world to me, and i always want to leave them with a positive experience. and anytime i can make out, you know, anything that's going on, you know, i stop the show and, you know, help them get the help they need, you know. i could just never imagine the severity of the situation. we have been working closely with -- we have been working closely with everyone to try to get to the bottom of this, the city of houston, hpd, fire department, you know, everyone help us figure this out. so if you have any information, you know, please just contact your local authorities. everybody continue to keep your prayers. i mean, i'm honestly just devastated and i could never imagine anything like this just happening. i'm going to do everything i can to keep you guys updated and just keep you guys informed on
what's going on. love you all. >> and the company responsible for organizing the festival live nation issued this statement. heart broken for those lost and impacted at astroworld last night. we will continue working to provide as much information and assistance as possible to the local authorities as they investigate the situation. so how could something like this happen in the first place? how could so many people get trapped with nowhere to go in such a wide open area? houston's fire chief explained what went into the planning ahead of the concert. >> when we have large events, one of the things we consider is to ensure that the crowds are subdivided. they had two separate stages and two separate areas. that was part of the plan. we had inspectors to ensure that the means of -- the doors in and out of that venue were maintained open and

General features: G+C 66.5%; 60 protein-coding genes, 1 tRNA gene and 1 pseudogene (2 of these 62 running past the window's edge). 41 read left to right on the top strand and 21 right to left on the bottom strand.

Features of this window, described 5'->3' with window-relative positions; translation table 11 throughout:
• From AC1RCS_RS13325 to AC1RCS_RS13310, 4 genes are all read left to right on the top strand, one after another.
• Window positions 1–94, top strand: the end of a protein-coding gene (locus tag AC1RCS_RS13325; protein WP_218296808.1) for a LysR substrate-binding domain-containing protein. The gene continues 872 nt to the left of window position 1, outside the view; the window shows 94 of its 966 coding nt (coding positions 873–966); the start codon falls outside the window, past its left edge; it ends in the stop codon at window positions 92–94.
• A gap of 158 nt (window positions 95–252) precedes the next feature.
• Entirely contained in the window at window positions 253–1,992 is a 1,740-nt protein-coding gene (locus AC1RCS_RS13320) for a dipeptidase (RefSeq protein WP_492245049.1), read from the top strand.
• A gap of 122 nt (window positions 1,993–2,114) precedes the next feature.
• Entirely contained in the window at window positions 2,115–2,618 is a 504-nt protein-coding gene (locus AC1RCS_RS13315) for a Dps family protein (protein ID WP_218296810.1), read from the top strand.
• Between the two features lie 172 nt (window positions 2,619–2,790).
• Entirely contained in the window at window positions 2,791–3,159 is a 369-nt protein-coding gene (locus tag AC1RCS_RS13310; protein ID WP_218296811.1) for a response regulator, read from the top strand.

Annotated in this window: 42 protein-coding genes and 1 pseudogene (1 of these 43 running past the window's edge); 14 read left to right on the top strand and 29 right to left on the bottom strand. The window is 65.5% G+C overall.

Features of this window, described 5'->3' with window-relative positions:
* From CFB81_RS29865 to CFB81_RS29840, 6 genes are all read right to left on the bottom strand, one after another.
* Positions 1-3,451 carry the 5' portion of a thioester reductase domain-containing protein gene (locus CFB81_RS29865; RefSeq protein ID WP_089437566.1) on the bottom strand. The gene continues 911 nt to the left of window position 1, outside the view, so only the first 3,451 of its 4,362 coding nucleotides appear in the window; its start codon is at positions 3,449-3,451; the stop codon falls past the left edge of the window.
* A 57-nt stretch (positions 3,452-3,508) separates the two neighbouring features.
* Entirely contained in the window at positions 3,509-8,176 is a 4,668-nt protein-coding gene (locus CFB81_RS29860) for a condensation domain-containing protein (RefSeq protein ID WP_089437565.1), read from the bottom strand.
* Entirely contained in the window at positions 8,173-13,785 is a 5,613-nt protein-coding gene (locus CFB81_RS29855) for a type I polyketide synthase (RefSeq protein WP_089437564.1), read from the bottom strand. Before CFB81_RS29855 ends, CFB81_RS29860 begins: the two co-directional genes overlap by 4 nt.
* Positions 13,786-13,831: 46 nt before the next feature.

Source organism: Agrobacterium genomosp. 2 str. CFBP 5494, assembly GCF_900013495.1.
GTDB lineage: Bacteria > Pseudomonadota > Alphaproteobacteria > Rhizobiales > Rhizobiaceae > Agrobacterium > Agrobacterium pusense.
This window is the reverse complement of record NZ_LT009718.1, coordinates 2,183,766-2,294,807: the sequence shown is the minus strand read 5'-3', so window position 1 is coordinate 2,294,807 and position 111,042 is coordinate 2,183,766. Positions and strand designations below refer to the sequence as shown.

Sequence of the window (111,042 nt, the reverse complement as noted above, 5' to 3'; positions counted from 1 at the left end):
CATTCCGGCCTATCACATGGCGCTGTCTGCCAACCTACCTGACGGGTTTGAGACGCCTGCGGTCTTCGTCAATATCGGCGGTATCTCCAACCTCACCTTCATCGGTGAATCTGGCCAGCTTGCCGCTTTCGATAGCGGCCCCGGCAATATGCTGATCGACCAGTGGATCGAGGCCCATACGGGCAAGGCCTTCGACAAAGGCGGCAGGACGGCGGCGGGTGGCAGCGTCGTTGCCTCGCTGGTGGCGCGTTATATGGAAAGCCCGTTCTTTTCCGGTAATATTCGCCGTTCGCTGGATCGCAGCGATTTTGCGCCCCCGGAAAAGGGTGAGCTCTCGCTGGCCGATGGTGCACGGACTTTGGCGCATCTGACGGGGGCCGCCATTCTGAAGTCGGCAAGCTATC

unobstructed. what we're looking into is what caused the crowd surge. what led to the crowd surge and those incidents at the point of the -- where the concert was being at, the stage. so, again, our role in this is to participate with the police department. we're going to be looking at the films and the video as the chief mentioned and we're going to ensure that the item that should have been in place were in place and that we learn from this event. >> paul workheimer joins me from los angeles. thanks so much for being here with us. so when you heard what had happened and saw some of the footage, you know, from the crowd and so on, what was your first reaction? >> i thought this is a classic preventable crowd craze tragedy. a crowd craze is when people move towards something of perceived value and in this place, in this case, it is the artist on stage.